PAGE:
Is Europe now seeing NATO as essential since Trump began criticizing their participation?

Victor Davis Hanson:
It is a bit rich to hear Europeans insist that any Trump Administration doubts about NATO’s usefulness is heresy—given their occasional popular indifference to and ambiguity about the alliance.

In current journalistic groupthink, Donald Trump has endangered NATO by suggesting a) it does not have a clearly defined role and needs to find one for the 21st century; and b) the vast majority of European members have welched on their defense spending commitments, on the expectation that the U.S. defense budget would always take up the slack, protect Europe, and thus indirectly subsidize the European social welfare project.

No one really disputes the logic of Trump’s criticisms, only his supposed recklessness in daring to be so rude as to voice them.
...
A European solution at a time of a strengthening euro and widespread loathing of George W. Bush was greater autonomy. The long overdue reification of an all-European Union defense agreement (“Common Security and Defence Policy”), would work side-by-side with NATO, but in truth draw indirectly European resources from it and eventually supersede the transatlantic alliance. We are still waiting to see the fruition of a European External Action Service; so far there are lots of impressive acronyms for various forces and programs, but no brigades in action.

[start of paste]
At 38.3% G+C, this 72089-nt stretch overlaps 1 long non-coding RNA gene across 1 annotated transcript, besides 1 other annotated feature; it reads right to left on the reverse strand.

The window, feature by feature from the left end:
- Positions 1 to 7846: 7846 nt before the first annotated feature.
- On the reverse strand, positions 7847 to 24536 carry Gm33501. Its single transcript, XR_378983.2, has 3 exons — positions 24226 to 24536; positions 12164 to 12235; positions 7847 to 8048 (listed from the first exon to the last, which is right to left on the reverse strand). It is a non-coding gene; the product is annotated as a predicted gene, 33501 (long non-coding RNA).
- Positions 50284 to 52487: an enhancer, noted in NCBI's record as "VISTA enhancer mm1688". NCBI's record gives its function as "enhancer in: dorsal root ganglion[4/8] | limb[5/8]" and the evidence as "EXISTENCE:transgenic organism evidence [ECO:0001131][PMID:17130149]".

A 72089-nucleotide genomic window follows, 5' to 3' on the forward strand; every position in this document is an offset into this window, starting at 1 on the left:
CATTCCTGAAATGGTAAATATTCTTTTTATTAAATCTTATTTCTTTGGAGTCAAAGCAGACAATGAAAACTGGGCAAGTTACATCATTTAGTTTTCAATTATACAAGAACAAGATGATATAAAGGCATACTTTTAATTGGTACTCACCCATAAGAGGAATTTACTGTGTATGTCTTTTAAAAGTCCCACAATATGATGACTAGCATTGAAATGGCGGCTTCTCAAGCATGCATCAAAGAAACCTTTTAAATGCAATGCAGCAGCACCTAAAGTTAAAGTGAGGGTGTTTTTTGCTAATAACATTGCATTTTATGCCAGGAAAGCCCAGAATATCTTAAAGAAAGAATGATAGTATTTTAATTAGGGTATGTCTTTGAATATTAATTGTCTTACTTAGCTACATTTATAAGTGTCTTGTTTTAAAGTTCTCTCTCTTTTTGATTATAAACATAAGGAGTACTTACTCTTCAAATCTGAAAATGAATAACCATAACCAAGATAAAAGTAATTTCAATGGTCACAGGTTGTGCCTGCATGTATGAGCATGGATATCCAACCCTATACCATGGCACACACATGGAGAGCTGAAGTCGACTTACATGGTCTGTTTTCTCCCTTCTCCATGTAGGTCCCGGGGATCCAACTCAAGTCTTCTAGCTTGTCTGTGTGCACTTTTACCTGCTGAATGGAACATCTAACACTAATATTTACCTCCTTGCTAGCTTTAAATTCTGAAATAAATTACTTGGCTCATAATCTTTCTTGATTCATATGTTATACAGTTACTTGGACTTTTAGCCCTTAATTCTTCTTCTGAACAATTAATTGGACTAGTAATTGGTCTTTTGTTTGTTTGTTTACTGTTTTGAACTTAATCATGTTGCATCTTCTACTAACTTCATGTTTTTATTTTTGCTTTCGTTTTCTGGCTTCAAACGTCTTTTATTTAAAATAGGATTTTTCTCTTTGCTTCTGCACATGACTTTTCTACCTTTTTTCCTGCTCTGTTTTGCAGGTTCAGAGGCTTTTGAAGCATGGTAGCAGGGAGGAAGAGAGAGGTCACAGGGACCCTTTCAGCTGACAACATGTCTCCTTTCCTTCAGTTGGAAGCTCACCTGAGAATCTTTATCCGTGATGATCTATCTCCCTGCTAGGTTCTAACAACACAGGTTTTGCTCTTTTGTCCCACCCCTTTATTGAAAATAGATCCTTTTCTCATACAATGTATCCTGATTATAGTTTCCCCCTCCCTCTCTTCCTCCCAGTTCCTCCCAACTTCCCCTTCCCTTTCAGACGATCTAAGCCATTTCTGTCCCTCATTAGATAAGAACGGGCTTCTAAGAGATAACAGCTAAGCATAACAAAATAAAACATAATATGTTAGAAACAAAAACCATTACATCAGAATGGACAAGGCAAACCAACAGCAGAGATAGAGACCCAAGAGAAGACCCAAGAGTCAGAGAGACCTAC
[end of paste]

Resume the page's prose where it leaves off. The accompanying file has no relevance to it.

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There is much more.

Europe in many cases has been free riding on US defense spending for decades.  The US will still supply the bulk of the defense cost under Trump, but it is going to have to spend more of its own resources on defense.  I think Trump is right to push them on this issue.

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